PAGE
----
Paris Louvre uploads almost entire art collection for free online
The museum remains closed due to Covid but almost half a million major works can be seen online after a super-modern web revamp. Complete digital tours available.
The Louvre museum in Paris has uploaded more than 482,000 works of art online for free, via a new highly-interactive website designed to be used with a touchscreen tablet or smartphone.
Three-quarters of the museum’s collection - and works from the Tuileries Garden and the Musée National Eugène-Delacroix - totaling more than 482,000 works, have been uploaded for public viewing onto a digital database on the site. Previously, the website showed “just” 30,000 pieces.
While the museum itself remains closed due to Covid-19, the website has been given a major revamp. It is now available in four languages (French, English, Spanish, and Chinese) and has been designed to be simple to navigate using portable devices.
Users can search the site and see good-quality images of the artworks or pieces. The image definition is limited and is not “print quality”, but the photos are high-resolution enough to be viewed well on a screen.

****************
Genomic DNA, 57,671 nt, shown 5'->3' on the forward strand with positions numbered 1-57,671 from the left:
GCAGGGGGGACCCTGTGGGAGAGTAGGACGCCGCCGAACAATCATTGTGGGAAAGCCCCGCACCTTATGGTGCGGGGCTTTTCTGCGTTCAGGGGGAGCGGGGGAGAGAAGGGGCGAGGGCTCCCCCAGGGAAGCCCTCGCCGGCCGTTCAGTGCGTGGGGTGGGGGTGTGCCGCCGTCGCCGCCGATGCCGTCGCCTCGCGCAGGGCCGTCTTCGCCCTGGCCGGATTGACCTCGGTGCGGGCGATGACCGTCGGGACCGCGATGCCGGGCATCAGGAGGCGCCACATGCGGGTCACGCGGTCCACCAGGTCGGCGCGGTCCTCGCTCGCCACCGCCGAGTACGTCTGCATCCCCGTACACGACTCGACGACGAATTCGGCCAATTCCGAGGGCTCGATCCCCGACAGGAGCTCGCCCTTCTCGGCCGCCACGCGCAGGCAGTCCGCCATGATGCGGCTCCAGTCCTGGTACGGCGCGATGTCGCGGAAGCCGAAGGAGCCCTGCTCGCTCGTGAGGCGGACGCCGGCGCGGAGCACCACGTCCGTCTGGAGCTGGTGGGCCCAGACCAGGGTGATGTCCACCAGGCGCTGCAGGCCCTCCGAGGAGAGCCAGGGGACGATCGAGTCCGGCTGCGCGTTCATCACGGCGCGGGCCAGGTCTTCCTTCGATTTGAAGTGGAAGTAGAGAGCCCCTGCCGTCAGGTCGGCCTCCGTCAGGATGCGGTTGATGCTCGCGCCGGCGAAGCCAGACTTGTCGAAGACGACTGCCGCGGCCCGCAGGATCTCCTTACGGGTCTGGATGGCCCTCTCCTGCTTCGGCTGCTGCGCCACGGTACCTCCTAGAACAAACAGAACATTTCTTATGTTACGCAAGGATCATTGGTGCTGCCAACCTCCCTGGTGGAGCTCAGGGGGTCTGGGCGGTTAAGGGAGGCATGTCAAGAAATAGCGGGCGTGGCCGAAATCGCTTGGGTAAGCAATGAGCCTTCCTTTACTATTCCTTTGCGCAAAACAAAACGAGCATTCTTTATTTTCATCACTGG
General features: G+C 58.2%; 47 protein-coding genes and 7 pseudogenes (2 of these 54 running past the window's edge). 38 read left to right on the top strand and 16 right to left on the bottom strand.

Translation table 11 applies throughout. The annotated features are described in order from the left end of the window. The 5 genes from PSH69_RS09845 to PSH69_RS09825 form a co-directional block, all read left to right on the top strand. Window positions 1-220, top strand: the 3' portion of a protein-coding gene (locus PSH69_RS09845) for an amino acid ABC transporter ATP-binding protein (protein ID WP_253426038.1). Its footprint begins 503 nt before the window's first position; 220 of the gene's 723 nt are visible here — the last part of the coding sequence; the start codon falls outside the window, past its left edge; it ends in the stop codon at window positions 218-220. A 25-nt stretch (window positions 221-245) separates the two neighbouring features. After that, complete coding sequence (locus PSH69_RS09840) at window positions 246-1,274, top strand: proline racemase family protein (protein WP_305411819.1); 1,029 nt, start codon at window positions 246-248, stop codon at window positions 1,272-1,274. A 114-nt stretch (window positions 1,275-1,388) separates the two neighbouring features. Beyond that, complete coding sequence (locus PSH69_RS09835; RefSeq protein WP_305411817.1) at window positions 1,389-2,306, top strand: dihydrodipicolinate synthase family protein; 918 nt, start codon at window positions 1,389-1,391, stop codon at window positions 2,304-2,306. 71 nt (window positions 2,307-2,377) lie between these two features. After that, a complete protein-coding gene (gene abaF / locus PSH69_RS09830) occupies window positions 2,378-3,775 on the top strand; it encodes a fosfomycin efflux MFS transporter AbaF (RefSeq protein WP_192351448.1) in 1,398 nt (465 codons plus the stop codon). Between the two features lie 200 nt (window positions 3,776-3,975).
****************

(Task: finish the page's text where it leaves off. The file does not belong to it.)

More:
The collection includes shots of famous works such as the Mona Lisa, and the statue of Venus de Milo, plus objects from ancient Egypt, and key pieces of Islamic art.
The database is updated daily, and has grouped some of the pieces into albums, including those acquired by the museum in 2020, and works gathered after World War Two.
The website also suggests a number of online “tours” to take through the exhibition.
Jean-Luc Martinez, president-director of the Musée du Louvre said: “Today, the Louvre is dusting off its treasures, even the least well-known. For the first time, anyone can access the entire collection of works from a computer or smartphone for free, whether they are on display in the museum, on loan, even long-term, or in storage.
“The Louvre’s stunning cultural heritage is all now just a click away. I am sure that this digital content is going to further inspire people to come to the Louvre to discover the collections in person [when we reopen].”